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What Is Integrative Nutrition®?

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  • Originally Written By: P. Illsley
  • Revised By: Rachel Catherine Allen
  • Edited By: C. Wilborn
  • Last Modified Date: 04 April 2014
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Integrative Nutrition® is a concept trademarked by the Institute for Integrative Nutrition® that states that food is not just about physical nutrition, but also has an emotional, mental, and spiritual component. Many parts of this concept are more broadly known as holistic nutrition, and are taught by nutritionists who are not certified by the institute. This method has both proponents and detractors, but many people report positive results by adhering to this approach. Critics cite the expense of the Institute for Integrative Nutrition®'s programs and the possibility of scams.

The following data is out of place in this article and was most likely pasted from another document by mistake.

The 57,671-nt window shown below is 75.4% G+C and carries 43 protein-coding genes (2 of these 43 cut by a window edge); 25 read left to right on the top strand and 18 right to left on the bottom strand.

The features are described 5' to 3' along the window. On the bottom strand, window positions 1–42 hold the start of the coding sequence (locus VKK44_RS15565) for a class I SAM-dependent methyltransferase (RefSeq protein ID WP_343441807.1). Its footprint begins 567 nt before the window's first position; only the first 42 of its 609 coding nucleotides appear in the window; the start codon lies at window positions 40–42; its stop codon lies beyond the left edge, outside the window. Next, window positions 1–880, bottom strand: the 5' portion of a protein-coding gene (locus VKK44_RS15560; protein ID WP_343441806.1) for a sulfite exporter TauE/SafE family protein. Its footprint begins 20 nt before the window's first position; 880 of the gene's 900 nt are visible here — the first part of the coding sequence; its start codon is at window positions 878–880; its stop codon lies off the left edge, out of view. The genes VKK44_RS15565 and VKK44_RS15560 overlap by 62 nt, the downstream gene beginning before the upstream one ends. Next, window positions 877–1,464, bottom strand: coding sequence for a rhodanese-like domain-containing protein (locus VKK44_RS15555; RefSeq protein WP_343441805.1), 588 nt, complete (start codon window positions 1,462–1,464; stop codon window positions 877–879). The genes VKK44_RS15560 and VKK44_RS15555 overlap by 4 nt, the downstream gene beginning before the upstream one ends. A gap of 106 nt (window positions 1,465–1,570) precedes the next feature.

General Concepts

Holistic nutrition views food, eating, wellness, and exercise not just in terms of calories or weight loss, but in physical, emotional, mental, and spiritual terms. A nutritionist working in this field learns a lot about the different aspects of his or her clients; lives, including their state of mind, their health history, and even their sleep patterns. Though holistic nutritionists can and do help with weight loss, they can also help with disordered eating, anti-inflammatory diets, diabetes diets, and diets to extend a person's active years.